03/09/2011 1:13PM

Santa Anita Handicap controversy leaves Kilroe Mile in shadows


For those who like their racing entertainment leaning in the direction of food fights and “Dukes of Hazzard” reruns, the Santa Anita Handicap of last Saturday was made to order. It had everything but a guy in armor hitting Richard Mandella over the head with a rubber chicken.

Too bad, then, that the mosh pit moment provided by Game On Dude, Twirling Candy, and Setsuko served to wipe quickly from memory one of those gorgeous racing displays, wherein horses and jockeys rise to the occasion and leave the stage aglow. That was the Kilroe Mile.

As has been the case since the Breeders’ Cup came along with the multi-feature format, very good races on big days become marginalized. The Kilroe could have thrived as a stand-alone event, but falling beneath the shadow of the Santa Anita Handicap – run just as the handicap horses were walking through the paddock for their race – its chances for proper recognition were poor going in. Then, when the handicap’s tumultuous climax and lengthy inquiry sucked the air out of the room, the Kilroe was all but forgotten.

That is a shame. Turf milers are prized the world over. Classics are run at the distance. The best are cherished as stallions. One of the bedrock Breeders’ Cup races even glorified their status from the moment the series began. Last Sunday morning, instead of railing over the handicap outcome and comparing the three Santa Anita stewards to the Kardashian sisters, the word around town should have been, “What a Kilroe!”

Milers are cool, and two of the coolest are Fluke and Caracortado. It takes some head-scratching to recall when either horse last ran a bad race. In Caracortado’s case, it was the 2010 Preakness, when his people still were flirting with the idea they had a classic 3-year-old on their hands (a common enough affliction). As for Fluke, now 6, he came to fruition for the late Bobby Frankel during the summer of 2009 and has been as reliable as the dawn ever since.

The Kilroe was nobody’s race on paper. And, as with all two-turn miles over seven-furlong courses, luck figured to play a role. Fluke and Rafael Bejarano got the ideal trip along the rail, while Caracortado and Joe Talamo – who had been riding Fluke as well – had to be more creative. But after knifing cleanly through the field around the turn and splitting Time Goes By and Jeranimo, they had dead aim on Fluke in the final furlong. The margin was a head in Fluke’s favor.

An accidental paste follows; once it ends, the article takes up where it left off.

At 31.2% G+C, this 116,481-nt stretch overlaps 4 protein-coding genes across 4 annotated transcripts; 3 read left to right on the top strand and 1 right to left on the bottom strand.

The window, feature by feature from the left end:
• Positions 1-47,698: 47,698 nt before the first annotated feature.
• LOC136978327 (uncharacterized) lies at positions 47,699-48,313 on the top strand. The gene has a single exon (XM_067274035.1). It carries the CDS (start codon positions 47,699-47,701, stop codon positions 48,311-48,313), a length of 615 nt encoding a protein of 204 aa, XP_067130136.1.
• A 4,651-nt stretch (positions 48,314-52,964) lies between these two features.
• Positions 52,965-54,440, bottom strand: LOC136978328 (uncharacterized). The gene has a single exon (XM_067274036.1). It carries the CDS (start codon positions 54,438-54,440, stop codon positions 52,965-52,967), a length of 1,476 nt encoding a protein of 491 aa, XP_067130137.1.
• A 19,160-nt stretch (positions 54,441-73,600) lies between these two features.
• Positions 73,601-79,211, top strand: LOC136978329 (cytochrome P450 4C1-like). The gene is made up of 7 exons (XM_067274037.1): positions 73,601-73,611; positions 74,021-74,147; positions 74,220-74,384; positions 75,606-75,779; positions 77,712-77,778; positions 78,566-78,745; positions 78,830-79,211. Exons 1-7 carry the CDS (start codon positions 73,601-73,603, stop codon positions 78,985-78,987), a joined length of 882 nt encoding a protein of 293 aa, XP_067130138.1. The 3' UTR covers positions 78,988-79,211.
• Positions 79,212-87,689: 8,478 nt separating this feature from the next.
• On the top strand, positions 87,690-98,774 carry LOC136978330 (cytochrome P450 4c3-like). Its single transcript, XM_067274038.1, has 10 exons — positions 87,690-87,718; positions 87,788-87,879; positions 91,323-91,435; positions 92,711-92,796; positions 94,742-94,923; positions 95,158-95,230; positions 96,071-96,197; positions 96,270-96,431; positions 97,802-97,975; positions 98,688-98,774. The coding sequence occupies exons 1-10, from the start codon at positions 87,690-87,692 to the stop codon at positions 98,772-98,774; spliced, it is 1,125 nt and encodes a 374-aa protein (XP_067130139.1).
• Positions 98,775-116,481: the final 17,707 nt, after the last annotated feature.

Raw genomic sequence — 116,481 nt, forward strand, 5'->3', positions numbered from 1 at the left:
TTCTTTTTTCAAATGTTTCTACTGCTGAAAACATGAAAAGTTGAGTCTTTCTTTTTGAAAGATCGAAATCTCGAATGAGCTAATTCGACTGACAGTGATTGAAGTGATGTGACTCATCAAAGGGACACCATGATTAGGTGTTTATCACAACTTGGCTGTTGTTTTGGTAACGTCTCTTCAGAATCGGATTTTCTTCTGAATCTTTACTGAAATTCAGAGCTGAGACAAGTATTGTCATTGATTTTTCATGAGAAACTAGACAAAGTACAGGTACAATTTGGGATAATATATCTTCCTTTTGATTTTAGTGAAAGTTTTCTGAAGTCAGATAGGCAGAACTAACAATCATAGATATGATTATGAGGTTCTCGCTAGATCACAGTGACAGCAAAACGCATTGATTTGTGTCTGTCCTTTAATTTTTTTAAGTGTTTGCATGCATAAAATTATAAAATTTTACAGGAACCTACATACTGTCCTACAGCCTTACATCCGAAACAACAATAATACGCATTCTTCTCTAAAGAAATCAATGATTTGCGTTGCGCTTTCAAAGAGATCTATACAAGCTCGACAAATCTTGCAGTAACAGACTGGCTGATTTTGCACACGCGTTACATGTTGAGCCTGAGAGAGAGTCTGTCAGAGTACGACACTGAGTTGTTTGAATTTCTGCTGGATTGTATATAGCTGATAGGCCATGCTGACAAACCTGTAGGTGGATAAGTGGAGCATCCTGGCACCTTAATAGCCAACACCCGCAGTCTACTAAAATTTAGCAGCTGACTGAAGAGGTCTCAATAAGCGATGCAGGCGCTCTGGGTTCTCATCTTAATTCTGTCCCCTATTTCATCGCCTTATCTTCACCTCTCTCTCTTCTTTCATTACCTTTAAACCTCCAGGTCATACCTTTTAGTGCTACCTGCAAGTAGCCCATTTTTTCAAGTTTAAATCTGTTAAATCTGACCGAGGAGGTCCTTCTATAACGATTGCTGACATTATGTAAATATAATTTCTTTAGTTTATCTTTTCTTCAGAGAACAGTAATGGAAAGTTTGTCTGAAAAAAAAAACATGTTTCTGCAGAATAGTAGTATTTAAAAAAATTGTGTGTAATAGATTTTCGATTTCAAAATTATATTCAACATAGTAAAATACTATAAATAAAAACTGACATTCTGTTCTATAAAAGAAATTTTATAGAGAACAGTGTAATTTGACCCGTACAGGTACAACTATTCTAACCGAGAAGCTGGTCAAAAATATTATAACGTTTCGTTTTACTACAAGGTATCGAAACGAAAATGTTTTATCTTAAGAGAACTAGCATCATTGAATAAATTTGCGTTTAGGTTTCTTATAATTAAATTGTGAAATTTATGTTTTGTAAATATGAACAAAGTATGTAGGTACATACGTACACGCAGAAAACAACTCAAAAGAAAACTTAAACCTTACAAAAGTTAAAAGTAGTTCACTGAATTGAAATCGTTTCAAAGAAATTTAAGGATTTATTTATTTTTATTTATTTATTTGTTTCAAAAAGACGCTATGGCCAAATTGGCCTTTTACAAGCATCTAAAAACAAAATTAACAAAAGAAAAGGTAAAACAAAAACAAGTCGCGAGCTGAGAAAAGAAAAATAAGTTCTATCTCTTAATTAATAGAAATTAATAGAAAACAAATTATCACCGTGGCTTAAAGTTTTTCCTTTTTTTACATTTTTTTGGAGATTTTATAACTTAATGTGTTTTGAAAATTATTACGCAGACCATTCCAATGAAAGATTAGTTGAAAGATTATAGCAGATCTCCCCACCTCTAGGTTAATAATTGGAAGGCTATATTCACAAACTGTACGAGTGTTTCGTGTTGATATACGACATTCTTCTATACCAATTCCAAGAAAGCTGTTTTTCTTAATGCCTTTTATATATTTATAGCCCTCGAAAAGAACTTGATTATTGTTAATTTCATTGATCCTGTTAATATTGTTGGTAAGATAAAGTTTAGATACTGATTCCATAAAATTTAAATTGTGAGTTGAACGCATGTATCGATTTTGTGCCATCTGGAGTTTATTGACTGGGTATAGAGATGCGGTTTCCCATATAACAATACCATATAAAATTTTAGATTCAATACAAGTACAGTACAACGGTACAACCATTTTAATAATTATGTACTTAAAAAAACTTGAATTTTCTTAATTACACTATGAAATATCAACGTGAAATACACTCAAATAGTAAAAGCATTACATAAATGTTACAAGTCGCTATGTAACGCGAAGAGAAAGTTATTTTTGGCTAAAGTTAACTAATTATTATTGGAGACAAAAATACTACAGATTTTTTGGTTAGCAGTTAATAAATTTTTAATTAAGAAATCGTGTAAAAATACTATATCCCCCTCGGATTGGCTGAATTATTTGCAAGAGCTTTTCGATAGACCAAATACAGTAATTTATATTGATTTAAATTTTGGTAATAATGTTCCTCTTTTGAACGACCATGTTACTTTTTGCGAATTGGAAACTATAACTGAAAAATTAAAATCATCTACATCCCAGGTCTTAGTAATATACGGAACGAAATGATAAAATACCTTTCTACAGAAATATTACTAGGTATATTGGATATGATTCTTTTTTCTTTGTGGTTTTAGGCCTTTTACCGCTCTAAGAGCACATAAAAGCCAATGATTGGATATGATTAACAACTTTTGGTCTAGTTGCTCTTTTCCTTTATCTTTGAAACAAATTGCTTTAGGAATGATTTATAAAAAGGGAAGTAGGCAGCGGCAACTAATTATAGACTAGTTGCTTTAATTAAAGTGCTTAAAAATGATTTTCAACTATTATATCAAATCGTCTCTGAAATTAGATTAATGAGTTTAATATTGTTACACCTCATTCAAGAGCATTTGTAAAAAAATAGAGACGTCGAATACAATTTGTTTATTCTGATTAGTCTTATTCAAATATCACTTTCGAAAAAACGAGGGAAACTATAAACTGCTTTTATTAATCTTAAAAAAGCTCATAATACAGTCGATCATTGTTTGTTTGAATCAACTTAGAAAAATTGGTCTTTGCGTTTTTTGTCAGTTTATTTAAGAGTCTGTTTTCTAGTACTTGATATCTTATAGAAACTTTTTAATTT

“He maybe got a little better trip,” said Humberto Ascanio, Fluke’s trainer. “And Caracortado is a very nice horse. But when he came to my horse at the end, I don’t think he was going to get by. My horse galloped out strong, too.”

As Frankel’s longtime assistant – as well as being the public face of the Frankel California operation – Ascanio is a figure of near universal respect. After Frankel’s death in November 2009, Ascanio tried to make the most of the handful of horses that were left in his care, Fluke being one of them for owner Patricia Bozano.

“Before he died, Bobby told me this horse had gotten very good in New York that summer,” Ascanio said. “He told me to take good care of him and that I should go ahead and run him in the Citation, that he would run big.”

So he did, less than two weeks after Frankel’s death, in a classic Frankel pattern. Having won an allowance race at Belmont in September of that year, Fluke was making his first start in more than two months in Hollywood’s Citation. He won by 1 1/4 lengths.

Ascanio ended up with a pared-down stable that evoked the Frankel days in spirit only, and did not win a race in 2010. Fluke, though, remained stalwart, finishing second in the 2010 Kilroe and second in the Arcadia, over the same course and distance. After a break, Fluke returned last fall for another second-place finish in a Hollywood Park allowance, a race that set the table for victories this year in the Thunder Road and now the Kilroe.

“He’s always been a tough horse in the morning,” Ascanio said. “You’ve got to be careful with him or he could run off. You know me, I don’t like to work horses fast. But he could go five-eighths in 58 or three-quarters in 11 easy, if you let him. I was a little concerned about giving him just the two works before this race. Then I thought about it, and for him, the way he gallops, that was enough.”

He might have a future, this Ascanio fellow. Humberto just laughed.

“Give me a break,” he said. “When you got good horses with talent like this one, all you got to do is take good care of them. That’s what Bobby always said – no cutting corners, always take your horses first class.”

Even so, in the wake of Fluke’s win on Saturday, Ascanio was a little surprised at the reaction. Justin Bieber he’s not.

“I know the people on the backstretch know who I am,” he said. “But I had people in the stands stopping me to congratulate me and take pictures. It was nice, but kind of crazy.”

It was suggested to Ascanio that maybe, just maybe, it was the fans’ way of reaching out for a little piece of Frankel’s memory, as embodied by the man recognized as his closest aide. Ascanio was quick to quash such an idea.

“No, no, no,” he said. “There was only one Bobby.”